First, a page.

Pharmacokinetics, pharmacodynamics and safety of once-daily versus twice-daily dosing with enfuvirtide in HIV-infected subjects

Melanie Thompson*, Edwin DeJesus, Gary Richmond, David Wheeler, John Flaherty, Peter Piliero, Andrea True, Yu Yuan Chiu, Ying Zhang, Emily McFalls, G. Diego Miralles, Indravadan H. Patel

*Corresponding author for this work

Research output: Contribution to journalArticlepeer-review

8 Scopus citations


Objective: To investigate the pharmacokinetics, safety/tolerability and antiviral activity of enfuvirtide administered once-daily (QD) versus. twice-daily (BID). Design: An open-label, randomized, multiple dose, two-period crossover study comparing 180 mg enfuvirtide, two injections QD versus 90 mg enfuvirtide, two injections, BID. Methods: Steady-state intensive pharmacokinetic samples were obtained on days 7 and 14. Results: Thirty-seven subjects received at least one dose of enfuvirtide. Thirty-three subjects completed both dosing periods. The regimens were bioequivalent based on the ratio of geometric mean area under the curve (AUC)0-τ [112 ± 6.2 μg·h/ml QD; 115 ± 6.4 μg·h/ml 2 × BID; QD/BID 0.98; 90% confidence interval (CI) 0.89,1.07]. The maximum observed plasma concentration within a dosing interval (Cmax) was 49% higher for QD (9.5 ± 2.7 μg/ml) versus BID (6.3 ± 1.7 μg/ml) and the pre-dose plasma concentration (Ctrough) was 57% lower for QD (1.6 ± 1.1 μg/ml) versus BID (3.8 ± 1.3 μg/ml). The LSM decrease in viral load from baseline to day 7 was 1.0 ± 0.14 log10 (n = 18) for QD and 1.4 ± 0.2 log10 (n = 17) for BID (LSM difference 0.385; P = 0.07). Linear regression analysis suggested that decline in viral load up to day 7 was associated with Ctrough but not C max or AUC. There were no significant differences in adverse events between the two dosing regimens. Conclusions: Administration of enfuvirtide 180 mg QD results in bioequivalence compared with 90 mg BID based on AUC with a similar short-term safety profile, but a trend towards a weaker antiretroviral effect. Larger and longer-term studies are needed to determine if 180 mg once daily is an effective dosing alternative for enfuvirtide.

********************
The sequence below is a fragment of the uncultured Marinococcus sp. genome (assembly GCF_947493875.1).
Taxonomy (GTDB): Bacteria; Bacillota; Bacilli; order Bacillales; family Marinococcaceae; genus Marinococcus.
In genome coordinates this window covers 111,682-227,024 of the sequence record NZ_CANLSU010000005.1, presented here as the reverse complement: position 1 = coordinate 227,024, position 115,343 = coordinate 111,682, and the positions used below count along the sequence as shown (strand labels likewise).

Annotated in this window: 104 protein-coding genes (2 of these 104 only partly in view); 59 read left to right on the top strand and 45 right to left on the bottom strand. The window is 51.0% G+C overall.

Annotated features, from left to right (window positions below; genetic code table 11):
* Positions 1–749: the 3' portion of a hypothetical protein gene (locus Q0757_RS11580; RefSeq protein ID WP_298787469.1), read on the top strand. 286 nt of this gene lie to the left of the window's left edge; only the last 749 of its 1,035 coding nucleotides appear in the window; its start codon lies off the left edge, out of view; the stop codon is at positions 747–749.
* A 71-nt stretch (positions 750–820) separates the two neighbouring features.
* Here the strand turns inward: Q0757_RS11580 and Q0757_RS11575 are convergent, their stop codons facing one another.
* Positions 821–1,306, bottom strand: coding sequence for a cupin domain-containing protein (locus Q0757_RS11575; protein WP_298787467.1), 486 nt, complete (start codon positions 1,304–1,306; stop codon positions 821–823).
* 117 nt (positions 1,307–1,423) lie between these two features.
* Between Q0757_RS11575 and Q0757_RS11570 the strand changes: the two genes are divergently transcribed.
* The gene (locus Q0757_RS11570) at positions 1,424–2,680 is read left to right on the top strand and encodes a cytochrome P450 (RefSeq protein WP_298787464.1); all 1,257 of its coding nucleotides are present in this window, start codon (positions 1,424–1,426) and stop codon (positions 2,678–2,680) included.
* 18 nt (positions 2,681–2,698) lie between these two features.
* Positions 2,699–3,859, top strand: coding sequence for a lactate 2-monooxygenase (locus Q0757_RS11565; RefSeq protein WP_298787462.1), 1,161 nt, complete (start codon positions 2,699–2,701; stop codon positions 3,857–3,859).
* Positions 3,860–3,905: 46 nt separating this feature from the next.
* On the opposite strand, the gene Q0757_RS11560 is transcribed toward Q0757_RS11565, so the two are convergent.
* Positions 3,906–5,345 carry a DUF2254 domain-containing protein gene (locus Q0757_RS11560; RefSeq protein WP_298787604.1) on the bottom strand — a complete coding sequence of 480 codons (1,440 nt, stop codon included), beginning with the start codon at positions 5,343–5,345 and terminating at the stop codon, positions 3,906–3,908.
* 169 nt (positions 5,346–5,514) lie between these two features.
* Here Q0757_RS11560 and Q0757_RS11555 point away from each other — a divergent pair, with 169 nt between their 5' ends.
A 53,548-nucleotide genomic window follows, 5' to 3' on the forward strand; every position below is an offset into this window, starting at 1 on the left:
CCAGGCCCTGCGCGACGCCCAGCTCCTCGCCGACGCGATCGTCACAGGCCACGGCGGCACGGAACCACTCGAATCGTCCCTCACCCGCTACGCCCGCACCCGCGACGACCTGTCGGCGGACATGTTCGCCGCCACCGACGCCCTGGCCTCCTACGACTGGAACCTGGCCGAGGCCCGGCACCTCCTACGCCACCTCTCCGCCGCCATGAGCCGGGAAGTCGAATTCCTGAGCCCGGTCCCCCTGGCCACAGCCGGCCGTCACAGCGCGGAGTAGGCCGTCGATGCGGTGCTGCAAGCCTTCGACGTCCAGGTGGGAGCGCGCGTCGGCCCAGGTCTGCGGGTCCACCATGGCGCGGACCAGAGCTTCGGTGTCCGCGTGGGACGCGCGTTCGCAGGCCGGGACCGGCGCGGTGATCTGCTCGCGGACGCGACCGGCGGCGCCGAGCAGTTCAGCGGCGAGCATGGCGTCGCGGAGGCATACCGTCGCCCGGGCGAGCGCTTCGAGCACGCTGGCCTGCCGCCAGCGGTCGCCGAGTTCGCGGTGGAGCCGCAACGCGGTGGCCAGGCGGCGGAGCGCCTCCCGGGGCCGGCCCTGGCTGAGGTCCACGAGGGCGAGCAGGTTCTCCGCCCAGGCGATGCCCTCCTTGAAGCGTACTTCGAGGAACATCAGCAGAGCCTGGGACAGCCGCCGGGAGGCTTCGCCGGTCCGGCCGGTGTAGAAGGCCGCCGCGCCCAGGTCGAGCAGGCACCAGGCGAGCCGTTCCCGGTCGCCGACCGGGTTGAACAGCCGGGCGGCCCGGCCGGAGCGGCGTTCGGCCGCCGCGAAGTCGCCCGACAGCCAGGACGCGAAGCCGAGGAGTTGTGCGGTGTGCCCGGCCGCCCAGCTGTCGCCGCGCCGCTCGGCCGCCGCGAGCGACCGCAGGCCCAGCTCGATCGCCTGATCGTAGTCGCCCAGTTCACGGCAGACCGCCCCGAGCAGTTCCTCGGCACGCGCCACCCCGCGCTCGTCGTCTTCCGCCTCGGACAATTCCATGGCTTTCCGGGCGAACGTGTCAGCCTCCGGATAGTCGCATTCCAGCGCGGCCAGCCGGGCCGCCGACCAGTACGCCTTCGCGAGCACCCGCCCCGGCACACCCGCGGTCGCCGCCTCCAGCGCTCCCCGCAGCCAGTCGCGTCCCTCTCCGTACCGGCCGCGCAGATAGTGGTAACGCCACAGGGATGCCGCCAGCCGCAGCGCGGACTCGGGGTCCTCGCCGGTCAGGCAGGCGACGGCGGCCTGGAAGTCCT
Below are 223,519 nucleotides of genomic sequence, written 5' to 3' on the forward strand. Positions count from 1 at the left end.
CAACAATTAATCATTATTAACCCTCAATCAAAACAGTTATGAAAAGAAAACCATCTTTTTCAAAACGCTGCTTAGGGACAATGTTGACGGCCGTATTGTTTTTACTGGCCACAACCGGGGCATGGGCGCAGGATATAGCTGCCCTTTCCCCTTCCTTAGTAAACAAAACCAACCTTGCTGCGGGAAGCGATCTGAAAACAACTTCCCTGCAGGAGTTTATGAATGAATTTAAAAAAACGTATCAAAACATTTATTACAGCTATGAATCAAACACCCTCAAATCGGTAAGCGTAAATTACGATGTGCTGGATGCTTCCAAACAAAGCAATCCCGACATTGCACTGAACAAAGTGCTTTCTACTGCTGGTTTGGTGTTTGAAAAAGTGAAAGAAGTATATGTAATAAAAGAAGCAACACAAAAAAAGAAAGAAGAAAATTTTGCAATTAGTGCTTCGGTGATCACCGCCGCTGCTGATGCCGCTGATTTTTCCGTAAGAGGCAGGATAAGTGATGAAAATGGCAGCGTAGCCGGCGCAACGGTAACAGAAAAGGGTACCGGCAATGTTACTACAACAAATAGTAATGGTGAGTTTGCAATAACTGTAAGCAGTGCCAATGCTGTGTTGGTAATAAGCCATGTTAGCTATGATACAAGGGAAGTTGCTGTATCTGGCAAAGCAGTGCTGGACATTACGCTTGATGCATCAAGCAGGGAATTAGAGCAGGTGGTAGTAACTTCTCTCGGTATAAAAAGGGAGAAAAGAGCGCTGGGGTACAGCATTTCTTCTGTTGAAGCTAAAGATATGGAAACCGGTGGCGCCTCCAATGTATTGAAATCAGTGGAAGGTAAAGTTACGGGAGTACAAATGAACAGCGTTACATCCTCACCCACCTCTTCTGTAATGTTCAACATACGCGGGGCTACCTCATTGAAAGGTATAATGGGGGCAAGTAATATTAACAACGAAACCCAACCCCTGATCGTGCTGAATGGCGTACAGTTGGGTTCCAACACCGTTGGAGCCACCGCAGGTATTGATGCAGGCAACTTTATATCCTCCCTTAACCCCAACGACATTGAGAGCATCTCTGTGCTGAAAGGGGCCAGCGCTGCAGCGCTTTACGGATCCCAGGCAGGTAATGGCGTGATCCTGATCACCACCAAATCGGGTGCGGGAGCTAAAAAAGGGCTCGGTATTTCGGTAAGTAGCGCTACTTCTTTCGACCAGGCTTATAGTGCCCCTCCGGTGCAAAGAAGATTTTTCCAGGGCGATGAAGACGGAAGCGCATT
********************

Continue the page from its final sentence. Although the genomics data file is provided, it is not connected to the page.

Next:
Original languageEnglish (US)
Pages (from-to)397-404
Number of pages8
Issue number3
StatePublished - Feb 2006


  • Enfuvirtide
  • Fusion inhibitor
  • Once-daily dosing
  • Pharmacodynamics
  • Pharmacokinetics
  • Safety
  • T20-104

ASJC Scopus subject areas

  • Infectious Diseases
  • Immunology and Allergy
  • Immunology


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